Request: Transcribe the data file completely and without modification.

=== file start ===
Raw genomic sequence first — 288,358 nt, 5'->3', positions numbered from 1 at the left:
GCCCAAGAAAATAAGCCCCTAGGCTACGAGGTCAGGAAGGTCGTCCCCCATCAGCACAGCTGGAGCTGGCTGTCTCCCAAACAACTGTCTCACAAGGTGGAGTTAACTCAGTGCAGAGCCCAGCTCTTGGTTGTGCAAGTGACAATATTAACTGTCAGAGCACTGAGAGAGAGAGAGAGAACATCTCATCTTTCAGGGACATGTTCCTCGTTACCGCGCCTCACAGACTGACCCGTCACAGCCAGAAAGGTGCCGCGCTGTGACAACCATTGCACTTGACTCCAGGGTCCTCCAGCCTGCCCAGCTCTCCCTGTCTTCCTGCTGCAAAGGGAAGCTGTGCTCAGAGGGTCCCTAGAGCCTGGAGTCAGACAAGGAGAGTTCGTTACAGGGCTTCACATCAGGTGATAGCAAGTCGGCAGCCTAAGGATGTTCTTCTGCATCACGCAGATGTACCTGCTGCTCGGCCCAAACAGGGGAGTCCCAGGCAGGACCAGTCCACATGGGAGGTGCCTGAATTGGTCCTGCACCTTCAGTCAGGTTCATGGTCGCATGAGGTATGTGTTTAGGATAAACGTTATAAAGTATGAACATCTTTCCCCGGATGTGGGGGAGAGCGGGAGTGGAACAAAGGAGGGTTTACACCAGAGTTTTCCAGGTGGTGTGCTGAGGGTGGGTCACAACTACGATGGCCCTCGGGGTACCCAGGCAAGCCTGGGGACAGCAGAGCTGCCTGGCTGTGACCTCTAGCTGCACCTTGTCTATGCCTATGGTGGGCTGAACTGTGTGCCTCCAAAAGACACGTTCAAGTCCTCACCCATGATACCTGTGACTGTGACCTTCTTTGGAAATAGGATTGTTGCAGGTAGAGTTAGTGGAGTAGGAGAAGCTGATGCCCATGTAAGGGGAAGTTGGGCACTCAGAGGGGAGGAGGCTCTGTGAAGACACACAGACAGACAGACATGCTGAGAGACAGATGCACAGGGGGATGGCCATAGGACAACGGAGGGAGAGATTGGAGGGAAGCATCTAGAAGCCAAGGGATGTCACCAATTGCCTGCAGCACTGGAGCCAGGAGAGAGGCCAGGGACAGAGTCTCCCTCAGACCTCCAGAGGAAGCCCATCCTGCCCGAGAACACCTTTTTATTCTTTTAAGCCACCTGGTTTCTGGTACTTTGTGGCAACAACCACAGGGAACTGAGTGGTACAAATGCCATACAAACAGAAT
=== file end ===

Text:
Raw genomic sequence first — 288,358 nt, 5'->3', positions numbered from 1 at the left:
GCCCAAGAAAATAAGCCCCTAGGCTACGAGGTCAGGAAGGTCGTCCCCCATCAGCACAGCTGGAGCTGGCTGTCTCCCAAACAACTGTCTCACAAGGTGGAGTTAACTCAGTGCAGAGCCCAGCTCTTGGTTGTGCAAGTGACAATATTAACTGTCAGAGCACTGAGAGAGAGAGAGAGAACATCTCATCTTTCAGGGACATGTTCCTCGTTACCGCGCCTCACAGACTGACCCGTCACAGCCAGAAAGGTGCCGCGCTGTGACAACCATTGCACTTGACTCCAGGGTCCTCCAGCCTGCCCAGCTCTCCCTGTCTTCCTGCTGCAAAGGGAAGCTGTGCTCAGAGGGTCCCTAGAGCCTGGAGTCAGACAAGGAGAGTTCGTTACAGGGCTTCACATCAGGTGATAGCAAGTCGGCAGCCTAAGGATGTTCTTCTGCATCACGCAGATGTACCTGCTGCTCGGCCCAAACAGGGGAGTCCCAGGCAGGACCAGTCCACATGGGAGGTGCCTGAATTGGTCCTGCACCTTCAGTCAGGTTCATGGTCGCATGAGGTATGTGTTTAGGATAAACGTTATAAAGTATGAACATCTTTCCCCGGATGTGGGGGAGAGCGGGAGTGGAACAAAGGAGGGTTTACACCAGAGTTTTCCAGGTGGTGTGCTGAGGGTGGGTCACAACTACGATGGCCCTCGGGGTACCCAGGCAAGCCTGGGGACAGCAGAGCTGCCTGGCTGTGACCTCTAGCTGCACCTTGTCTATGCCTATGGTGGGCTGAACTGTGTGCCTCCAAAAGACACGTTCAAGTCCTCACCCATGATACCTGTGACTGTGACCTTCTTTGGAAATAGGATTGTTGCAGGTAGAGTTAGTGGAGTAGGAGAAGCTGATGCCCATGTAAGGGGAAGTTGGGCACTCAGAGGGGAGGAGGCTCTGTGAAGACACACAGACAGACAGACATGCTGAGAGACAGATGCACAGGGGGATGGCCATAGGACAACGGAGGGAGAGATTGGAGGGAAGCATCTAGAAGCCAAGGGATGTCACCAATTGCCTGCAGCACTGGAGCCAGGAGAGAGGCCAGGGACAGAGTCTCCCTCAGACCTCCAGAGGAAGCCCATCCTGCCCGAGAACACCTTTTTATTCTTTTAAGCCACCTGGTTTCTGGTACTTTGTGGCAACAACCACAGGGAACTGAGTGGTACAAATGCCATACAAACAGAAT